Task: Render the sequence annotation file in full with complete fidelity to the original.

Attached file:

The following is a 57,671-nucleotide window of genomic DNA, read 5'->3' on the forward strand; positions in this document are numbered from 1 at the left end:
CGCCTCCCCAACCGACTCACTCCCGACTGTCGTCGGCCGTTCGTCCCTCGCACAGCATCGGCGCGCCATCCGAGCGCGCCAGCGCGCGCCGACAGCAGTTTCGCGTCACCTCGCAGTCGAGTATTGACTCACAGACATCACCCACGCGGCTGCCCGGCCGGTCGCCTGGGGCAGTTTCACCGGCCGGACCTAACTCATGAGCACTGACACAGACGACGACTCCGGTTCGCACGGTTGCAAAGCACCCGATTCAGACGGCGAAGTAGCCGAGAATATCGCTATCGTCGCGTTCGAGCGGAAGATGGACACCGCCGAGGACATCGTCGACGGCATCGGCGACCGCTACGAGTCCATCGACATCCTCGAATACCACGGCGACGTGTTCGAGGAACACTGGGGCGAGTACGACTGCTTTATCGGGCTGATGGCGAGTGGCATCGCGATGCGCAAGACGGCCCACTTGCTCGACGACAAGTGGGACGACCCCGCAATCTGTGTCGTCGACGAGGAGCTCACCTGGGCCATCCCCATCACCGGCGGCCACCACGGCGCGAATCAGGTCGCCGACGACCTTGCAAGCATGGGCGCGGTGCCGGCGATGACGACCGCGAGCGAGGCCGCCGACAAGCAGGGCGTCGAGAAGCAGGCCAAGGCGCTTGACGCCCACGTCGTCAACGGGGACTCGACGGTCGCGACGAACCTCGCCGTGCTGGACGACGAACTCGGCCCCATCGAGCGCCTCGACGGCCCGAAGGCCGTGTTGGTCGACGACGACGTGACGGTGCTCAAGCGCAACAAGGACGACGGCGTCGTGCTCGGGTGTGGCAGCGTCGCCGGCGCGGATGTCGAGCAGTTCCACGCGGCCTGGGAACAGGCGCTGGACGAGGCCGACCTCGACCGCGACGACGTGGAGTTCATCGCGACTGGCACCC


The following is a 57,671-nucleotide window of genomic DNA, read 5'->3' on the forward strand; positions in this document are numbered from 1 at the left end:
CGCCTCCCCAACCGACTCACTCCCGACTGTCGTCGGCCGTTCGTCCCTCGCACAGCATCGGCGCGCCATCCGAGCGCGCCAGCGCGCGCCGACAGCAGTTTCGCGTCACCTCGCAGTCGAGTATTGACTCACAGACATCACCCACGCGGCTGCCCGGCCGGTCGCCTGGGGCAGTTTCACCGGCCGGACCTAACTCATGAGCACTGACACAGACGACGACTCCGGTTCGCACGGTTGCAAAGCACCCGATTCAGACGGCGAAGTAGCCGAGAATATCGCTATCGTCGCGTTCGAGCGGAAGATGGACACCGCCGAGGACATCGTCGACGGCATCGGCGACCGCTACGAGTCCATCGACATCCTCGAATACCACGGCGACGTGTTCGAGGAACACTGGGGCGAGTACGACTGCTTTATCGGGCTGATGGCGAGTGGCATCGCGATGCGCAAGACGGCCCACTTGCTCGACGACAAGTGGGACGACCCCGCAATCTGTGTCGTCGACGAGGAGCTCACCTGGGCCATCCCCATCACCGGCGGCCACCACGGCGCGAATCAGGTCGCCGACGACCTTGCAAGCATGGGCGCGGTGCCGGCGATGACGACCGCGAGCGAGGCCGCCGACAAGCAGGGCGTCGAGAAGCAGGCCAAGGCGCTTGACGCCCACGTCGTCAACGGGGACTCGACGGTCGCGACGAACCTCGCCGTGCTGGACGACGAACTCGGCCCCATCGAGCGCCTCGACGGCCCGAAGGCCGTGTTGGTCGACGACGACGTGACGGTGCTCAAGCGCAACAAGGACGACGGCGTCGTGCTCGGGTGTGGCAGCGTCGCCGGCGCGGATGTCGAGCAGTTCCACGCGGCCTGGGAACAGGCGCTGGACGAGGCCGACCTCGACCGCGACGACGTGGAGTTCATCGCGACTGGCACCC